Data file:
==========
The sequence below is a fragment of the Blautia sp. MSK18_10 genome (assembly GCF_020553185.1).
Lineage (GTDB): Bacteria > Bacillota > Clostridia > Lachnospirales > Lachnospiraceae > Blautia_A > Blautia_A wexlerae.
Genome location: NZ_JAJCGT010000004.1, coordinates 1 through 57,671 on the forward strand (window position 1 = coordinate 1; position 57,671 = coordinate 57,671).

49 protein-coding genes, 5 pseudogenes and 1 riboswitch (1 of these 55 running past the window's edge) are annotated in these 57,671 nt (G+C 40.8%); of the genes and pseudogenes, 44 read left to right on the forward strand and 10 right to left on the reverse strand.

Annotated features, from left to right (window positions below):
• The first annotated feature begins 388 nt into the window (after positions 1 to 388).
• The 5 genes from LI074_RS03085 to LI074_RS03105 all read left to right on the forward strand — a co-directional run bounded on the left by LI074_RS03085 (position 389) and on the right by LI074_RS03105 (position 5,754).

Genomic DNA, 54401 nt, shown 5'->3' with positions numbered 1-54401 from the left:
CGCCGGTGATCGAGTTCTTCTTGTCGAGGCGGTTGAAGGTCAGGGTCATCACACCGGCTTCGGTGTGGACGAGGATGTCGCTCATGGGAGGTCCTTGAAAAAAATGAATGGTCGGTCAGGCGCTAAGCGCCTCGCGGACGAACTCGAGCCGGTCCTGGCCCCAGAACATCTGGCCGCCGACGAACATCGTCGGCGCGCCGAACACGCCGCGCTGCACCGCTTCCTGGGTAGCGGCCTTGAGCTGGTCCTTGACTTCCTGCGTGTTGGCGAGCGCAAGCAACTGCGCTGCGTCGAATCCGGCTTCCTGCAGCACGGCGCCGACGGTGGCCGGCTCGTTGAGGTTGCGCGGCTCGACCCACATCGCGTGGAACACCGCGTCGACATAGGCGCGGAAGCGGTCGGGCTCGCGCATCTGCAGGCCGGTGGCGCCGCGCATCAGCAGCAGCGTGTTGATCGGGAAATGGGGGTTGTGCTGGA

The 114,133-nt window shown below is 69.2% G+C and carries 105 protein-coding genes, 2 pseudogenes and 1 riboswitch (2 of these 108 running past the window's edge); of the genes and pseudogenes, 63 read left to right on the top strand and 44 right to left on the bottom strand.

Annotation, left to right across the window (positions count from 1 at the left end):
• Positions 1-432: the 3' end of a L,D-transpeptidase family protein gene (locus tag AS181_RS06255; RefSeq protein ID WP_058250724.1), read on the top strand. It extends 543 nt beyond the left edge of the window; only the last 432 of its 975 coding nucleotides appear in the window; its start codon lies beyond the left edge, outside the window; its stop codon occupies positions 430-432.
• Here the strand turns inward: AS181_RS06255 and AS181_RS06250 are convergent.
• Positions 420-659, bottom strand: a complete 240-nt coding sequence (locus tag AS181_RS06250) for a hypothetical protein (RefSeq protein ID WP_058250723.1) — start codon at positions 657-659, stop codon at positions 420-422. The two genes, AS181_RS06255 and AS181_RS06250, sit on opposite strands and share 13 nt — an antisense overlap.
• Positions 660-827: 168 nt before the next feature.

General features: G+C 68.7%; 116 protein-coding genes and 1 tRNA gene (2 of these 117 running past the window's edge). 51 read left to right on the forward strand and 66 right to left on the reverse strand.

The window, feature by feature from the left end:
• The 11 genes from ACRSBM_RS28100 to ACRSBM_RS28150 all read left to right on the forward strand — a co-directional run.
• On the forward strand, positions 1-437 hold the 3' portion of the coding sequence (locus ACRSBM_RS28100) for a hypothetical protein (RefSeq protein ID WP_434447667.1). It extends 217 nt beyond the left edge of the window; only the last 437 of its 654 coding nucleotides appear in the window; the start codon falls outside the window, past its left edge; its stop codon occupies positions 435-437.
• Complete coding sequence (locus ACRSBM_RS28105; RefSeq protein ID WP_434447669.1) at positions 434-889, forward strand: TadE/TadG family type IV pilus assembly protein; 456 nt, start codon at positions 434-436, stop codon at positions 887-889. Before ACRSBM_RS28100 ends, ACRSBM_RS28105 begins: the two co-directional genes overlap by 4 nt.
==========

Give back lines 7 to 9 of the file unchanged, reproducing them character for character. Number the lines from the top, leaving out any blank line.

• The 5 genes from LI074_RS03085 to LI074_RS03105 all read left to right on the forward strand — a co-directional run bounded on the left by LI074_RS03085 (position 389) and on the right by LI074_RS03105 (position 5,754).

Genomic DNA, 54401 nt, shown 5'->3' with positions numbered 1-54401 from the left:
CGCCGGTGATCGAGTTCTTCTTGTCGAGGCGGTTGAAGGTCAGGGTCATCACACCGGCTTCGGTGTGGACGAGGATGTCGCTCATGGGAGGTCCTTGAAAAAAATGAATGGTCGGTCAGGCGCTAAGCGCCTCGCGGACGAACTCGAGCCGGTCCTGGCCCCAGAACATCTGGCCGCCGACGAACATCGTCGGCGCGCCGAACACGCCGCGCTGCACCGCTTCCTGGGTAGCGGCCTTGAGCTGGTCCTTGACTTCCTGCGTGTTGGCGAGCGCAAGCAACTGCGCTGCGTCGAATCCGGCTTCCTGCAGCACGGCGCCGACGGTGGCCGGCTCGTTGAGGTTGCGCGGCTCGACCCACATCGCGTGGAACACCGCGTCGACATAGGCGCGGAAGCGGTCGGGCTCGCGCATCTGCAGGCCGGTGGCGCCGCGCATCAGCAGCAGCGTGTTGATCGGGAAATGGGGGTTGTGCTGGA